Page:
PhD Student in Information Science at University of Colorado Boulder
Punks, Bulldaggers, and Welfare Queens: The Radical Potential of Queer Politics?Cathy J. Cohen; Punks, Bulldaggers, and Welfare Queens: The Radical Potential of Queer Politics?. GLQ 1 May 1997; 3 (4): 437–465.
Queer PoliticsCohen opens with a discussion of racism in gay and lesbian communities, following an example of three Black board members who resigned from the Gay Men's Health Crisis (GMHC) board in NYC due to racist experiences. Cohen discusses the homonormativity of much of gay and lesbian agendas, seeking to assimilate into dominant structures. In place of gay and lesbian politics, queer politics sought a more radical push against dominant institutions. Yet Cohen believes truly radical politics have not arisen from queer movements, instead reinforcing simple binaries and dichotomies. This essay is dedicated towards reimagining queer politics.
Queer Theory HistoryCohen points out that queer, as an academic and theoretical term, became most used in the early 1990s, denoting both a new political movement and also a new cultural academic discourse (pg. 438). Some of the academic founders of queer theory were Judith Butler, Eve Sedgewick, Michael Warner, Diana Fuss, and Teresa de Lauretis---a notably white group of academics, as might be noted in Anzaldúa's critiques of queer identities. These scholars focused on the discursive constructions of gender and sexuality, and how both dominant and marginalized groups reified "heterogendered" cultures (pg. 438). Queer theory positions sexual identities as "constructed and constrained by multiple practices of categorization and regulation that systematically marginalize and oppress those subjects ... as deviant and 'other'" (pg. 438-439). In the early 1990s, queer theory also moved beyond theorizing and into real-world activism, culimating from a frustration of "the scientific 'de-gaying' and assimilationist tendencies of AIDS activism ... and increasing legal and physical attacks against lesbian and gay community members" (pg. 439). Queer politics (as represented by Queer Nation) was a movement of a younger generation leaning into the instability and fluidity of sexual subjects and confronting normativity by exaggerating non-normative characteristics (pg. 439). Queer politics seeks to disrupt the notion of stablizing communical identities, pushing back against the ideology that unified identities are necessary for political movement (see Alcoff). Both queer theory and queer politics are oppositional to the category-focused politics of gay and lesbian movements.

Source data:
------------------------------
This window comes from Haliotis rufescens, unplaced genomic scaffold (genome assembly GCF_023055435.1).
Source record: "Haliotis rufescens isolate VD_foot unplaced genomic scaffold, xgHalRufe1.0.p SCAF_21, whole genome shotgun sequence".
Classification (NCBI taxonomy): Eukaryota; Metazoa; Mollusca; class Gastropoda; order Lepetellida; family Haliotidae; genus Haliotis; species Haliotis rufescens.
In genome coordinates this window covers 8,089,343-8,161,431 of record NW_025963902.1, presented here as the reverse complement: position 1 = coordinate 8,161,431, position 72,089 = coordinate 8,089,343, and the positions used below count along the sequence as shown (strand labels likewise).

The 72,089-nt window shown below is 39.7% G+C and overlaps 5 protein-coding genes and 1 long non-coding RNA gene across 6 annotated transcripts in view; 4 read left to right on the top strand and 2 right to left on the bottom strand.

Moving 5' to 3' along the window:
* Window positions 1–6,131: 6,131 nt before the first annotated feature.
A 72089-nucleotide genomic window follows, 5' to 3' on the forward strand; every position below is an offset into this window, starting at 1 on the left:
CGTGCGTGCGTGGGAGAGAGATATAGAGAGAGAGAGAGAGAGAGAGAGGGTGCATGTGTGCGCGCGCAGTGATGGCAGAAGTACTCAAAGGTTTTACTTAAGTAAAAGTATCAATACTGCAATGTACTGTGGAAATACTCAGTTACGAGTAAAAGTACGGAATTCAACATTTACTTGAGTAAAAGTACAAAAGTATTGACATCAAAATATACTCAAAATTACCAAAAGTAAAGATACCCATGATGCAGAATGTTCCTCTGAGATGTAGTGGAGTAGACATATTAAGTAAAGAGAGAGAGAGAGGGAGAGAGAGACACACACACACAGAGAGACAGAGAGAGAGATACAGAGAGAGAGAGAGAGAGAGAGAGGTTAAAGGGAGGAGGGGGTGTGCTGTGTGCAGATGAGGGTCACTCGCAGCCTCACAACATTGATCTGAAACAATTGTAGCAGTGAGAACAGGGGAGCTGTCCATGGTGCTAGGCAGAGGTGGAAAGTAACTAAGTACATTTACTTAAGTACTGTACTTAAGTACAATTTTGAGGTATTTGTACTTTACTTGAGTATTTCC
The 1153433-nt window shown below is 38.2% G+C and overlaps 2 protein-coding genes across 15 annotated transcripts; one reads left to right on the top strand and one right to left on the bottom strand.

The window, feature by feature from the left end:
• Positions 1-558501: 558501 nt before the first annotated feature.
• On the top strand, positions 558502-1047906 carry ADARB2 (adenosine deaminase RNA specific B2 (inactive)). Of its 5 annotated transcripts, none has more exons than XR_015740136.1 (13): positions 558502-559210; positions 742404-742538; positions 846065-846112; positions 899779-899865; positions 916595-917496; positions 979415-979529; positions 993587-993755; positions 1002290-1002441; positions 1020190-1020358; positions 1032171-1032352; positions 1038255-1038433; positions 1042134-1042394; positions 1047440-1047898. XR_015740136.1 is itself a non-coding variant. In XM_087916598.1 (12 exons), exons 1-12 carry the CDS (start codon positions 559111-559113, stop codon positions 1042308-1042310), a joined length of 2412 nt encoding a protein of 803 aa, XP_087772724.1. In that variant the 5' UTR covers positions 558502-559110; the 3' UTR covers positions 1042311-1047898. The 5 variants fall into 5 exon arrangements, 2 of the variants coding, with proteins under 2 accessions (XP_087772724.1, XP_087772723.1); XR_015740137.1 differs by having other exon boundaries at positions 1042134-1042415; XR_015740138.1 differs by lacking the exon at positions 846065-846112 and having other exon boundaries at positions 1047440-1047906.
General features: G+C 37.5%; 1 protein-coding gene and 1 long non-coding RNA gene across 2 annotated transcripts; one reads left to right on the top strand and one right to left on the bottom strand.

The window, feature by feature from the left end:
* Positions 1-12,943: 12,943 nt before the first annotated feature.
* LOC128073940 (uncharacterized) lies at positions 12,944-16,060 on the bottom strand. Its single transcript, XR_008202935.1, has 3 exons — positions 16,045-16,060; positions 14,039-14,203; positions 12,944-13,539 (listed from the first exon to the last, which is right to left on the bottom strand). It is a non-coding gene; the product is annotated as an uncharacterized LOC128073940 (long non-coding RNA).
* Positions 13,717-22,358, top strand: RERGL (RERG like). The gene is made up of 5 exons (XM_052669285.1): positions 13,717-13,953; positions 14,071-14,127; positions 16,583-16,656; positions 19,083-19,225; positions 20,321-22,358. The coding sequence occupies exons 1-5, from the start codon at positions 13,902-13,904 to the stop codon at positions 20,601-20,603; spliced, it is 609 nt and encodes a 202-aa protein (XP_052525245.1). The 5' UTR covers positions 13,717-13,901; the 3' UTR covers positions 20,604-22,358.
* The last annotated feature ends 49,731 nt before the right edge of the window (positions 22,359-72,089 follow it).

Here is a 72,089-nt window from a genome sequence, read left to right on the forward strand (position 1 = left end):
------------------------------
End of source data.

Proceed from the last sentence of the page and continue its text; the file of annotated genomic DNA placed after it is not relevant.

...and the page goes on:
Failures of Queer PoliticsQueer political movements have largely failed to change its central nemesis, heteronormativity, and the power it has on society. Cohen believes this failure can be attributed to a simplistic dichotomy between queer and non-queer, positioning those deemed non-queer as inherently dominant and those as queer as inherently marginalized (pg. 440). While attempting to destabilize categories, queer politics has priotized sexual difference as its singular political frame. Cohen expresses concern in centering only a singular identity, sexuality, in attempting to reorganize power, therefore producing its on homogenization of power. Cohen argues that recognizing the limits of queer political action can lead to a reimagining of queer as a truly transformative and inclusive movement, highlighting in particular the works of Black feminist authors (of all sexual identities): Kimberlé Crenshaw, Barbara Ransby, Angela Davis, Cheryl Clarke, Audre Lorde, and the Combahee River Collective (pg. 441). She argues for a deeper engagement with identity perspectives "beyond a mere recognition of the intersection of oppressions" (pg. 442), highlighting an explicit commitment to leftist politics that focuses on the systematic oppressions absent from liberal and civil rights frameworks. She quotes Urvashi Vaid: "civil rights do not change the social order in dramatic ways; they change only the privileges of the groups asserting those rights."
She does note, however, the homophobia of many leftist theorists, including white middle-class feminists and Black leftists (pg. 443). Leftist political movements had been largely absent from responses to the AIDS epidemic, causing queer political activists to question the benefit of leftism. Yet, Cohen believes a leftist framework aids in highlighting the marginalization of multiple overlapping identities rather than focusing on singular identity issues. Cohen critiques political events like mall invasions, in which queers enter suburban shopping malls to promote queer visibility, for its lack of engagement with class and race issues, pointing out that leftist political organizing struggles to engage those of multiply intersecting identities (pg. 449).
Differing from Anzaldúa, Cohen finds difficulty identify with the term queer, due to its "unspoken assumptions which inhibit the radical political potential of this category" (pg. 451), yet this discomfort seems still heavily rooted in the inherent whiteness of queer theory and activism. She points out how Black gay and lesbian activists, like Barbara Smith, critique queer politics as operating in a "historical and ideological vacuum" (pg. 451). Cohen calls for coalition work across sexual identity categories for a more transformative queer movement.